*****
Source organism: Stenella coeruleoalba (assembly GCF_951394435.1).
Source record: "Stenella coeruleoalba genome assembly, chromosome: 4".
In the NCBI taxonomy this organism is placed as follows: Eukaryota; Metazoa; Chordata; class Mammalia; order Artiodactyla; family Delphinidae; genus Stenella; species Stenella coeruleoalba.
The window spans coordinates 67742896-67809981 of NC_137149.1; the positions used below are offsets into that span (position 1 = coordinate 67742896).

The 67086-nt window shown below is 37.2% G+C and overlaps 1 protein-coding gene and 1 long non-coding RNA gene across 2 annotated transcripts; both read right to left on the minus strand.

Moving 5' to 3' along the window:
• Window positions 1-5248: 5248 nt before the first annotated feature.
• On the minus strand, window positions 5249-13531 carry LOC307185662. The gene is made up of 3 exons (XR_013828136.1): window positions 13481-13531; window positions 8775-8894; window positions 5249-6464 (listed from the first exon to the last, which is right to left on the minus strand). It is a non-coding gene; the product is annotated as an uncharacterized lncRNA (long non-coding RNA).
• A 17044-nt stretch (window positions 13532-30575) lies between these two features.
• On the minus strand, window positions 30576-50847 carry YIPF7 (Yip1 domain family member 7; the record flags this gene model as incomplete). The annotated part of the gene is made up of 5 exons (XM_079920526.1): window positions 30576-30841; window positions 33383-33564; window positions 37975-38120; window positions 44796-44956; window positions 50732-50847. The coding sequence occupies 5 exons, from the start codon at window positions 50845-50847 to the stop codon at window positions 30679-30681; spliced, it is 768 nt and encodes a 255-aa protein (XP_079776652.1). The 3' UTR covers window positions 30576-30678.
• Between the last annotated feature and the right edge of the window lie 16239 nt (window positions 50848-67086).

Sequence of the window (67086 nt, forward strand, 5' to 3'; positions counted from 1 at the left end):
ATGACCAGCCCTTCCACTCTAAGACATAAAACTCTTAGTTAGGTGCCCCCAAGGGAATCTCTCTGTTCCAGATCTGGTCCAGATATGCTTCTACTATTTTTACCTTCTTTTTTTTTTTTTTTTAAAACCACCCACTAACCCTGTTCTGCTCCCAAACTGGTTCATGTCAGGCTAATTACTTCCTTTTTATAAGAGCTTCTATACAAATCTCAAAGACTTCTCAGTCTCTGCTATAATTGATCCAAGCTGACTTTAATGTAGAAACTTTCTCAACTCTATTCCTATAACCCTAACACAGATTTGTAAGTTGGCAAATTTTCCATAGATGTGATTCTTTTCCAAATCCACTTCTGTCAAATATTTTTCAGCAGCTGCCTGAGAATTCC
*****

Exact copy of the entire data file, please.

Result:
Source organism: Stenella coeruleoalba (assembly GCF_951394435.1).
Source record: "Stenella coeruleoalba genome assembly, chromosome: 4".
In the NCBI taxonomy this organism is placed as follows: Eukaryota; Metazoa; Chordata; class Mammalia; order Artiodactyla; family Delphinidae; genus Stenella; species Stenella coeruleoalba.
The window spans coordinates 67742896-67809981 of NC_137149.1; the positions used below are offsets into that span (position 1 = coordinate 67742896).

The 67086-nt window shown below is 37.2% G+C and overlaps 1 protein-coding gene and 1 long non-coding RNA gene across 2 annotated transcripts; both read right to left on the minus strand.

Moving 5' to 3' along the window:
• Window positions 1-5248: 5248 nt before the first annotated feature.
• On the minus strand, window positions 5249-13531 carry LOC307185662. The gene is made up of 3 exons (XR_013828136.1): window positions 13481-13531; window positions 8775-8894; window positions 5249-6464 (listed from the first exon to the last, which is right to left on the minus strand). It is a non-coding gene; the product is annotated as an uncharacterized lncRNA (long non-coding RNA).
• A 17044-nt stretch (window positions 13532-30575) lies between these two features.
• On the minus strand, window positions 30576-50847 carry YIPF7 (Yip1 domain family member 7; the record flags this gene model as incomplete). The annotated part of the gene is made up of 5 exons (XM_079920526.1): window positions 30576-30841; window positions 33383-33564; window positions 37975-38120; window positions 44796-44956; window positions 50732-50847. The coding sequence occupies 5 exons, from the start codon at window positions 50845-50847 to the stop codon at window positions 30679-30681; spliced, it is 768 nt and encodes a 255-aa protein (XP_079776652.1). The 3' UTR covers window positions 30576-30678.
• Between the last annotated feature and the right edge of the window lie 16239 nt (window positions 50848-67086).

Sequence of the window (67086 nt, forward strand, 5' to 3'; positions counted from 1 at the left end):
ATGACCAGCCCTTCCACTCTAAGACATAAAACTCTTAGTTAGGTGCCCCCAAGGGAATCTCTCTGTTCCAGATCTGGTCCAGATATGCTTCTACTATTTTTACCTTCTTTTTTTTTTTTTTTTAAAACCACCCACTAACCCTGTTCTGCTCCCAAACTGGTTCATGTCAGGCTAATTACTTCCTTTTTATAAGAGCTTCTATACAAATCTCAAAGACTTCTCAGTCTCTGCTATAATTGATCCAAGCTGACTTTAATGTAGAAACTTTCTCAACTCTATTCCTATAACCCTAACACAGATTTGTAAGTTGGCAAATTTTCCATAGATGTGATTCTTTTCCAAATCCACTTCTGTCAAATATTTTTCAGCAGCTGCCTGAGAATTCC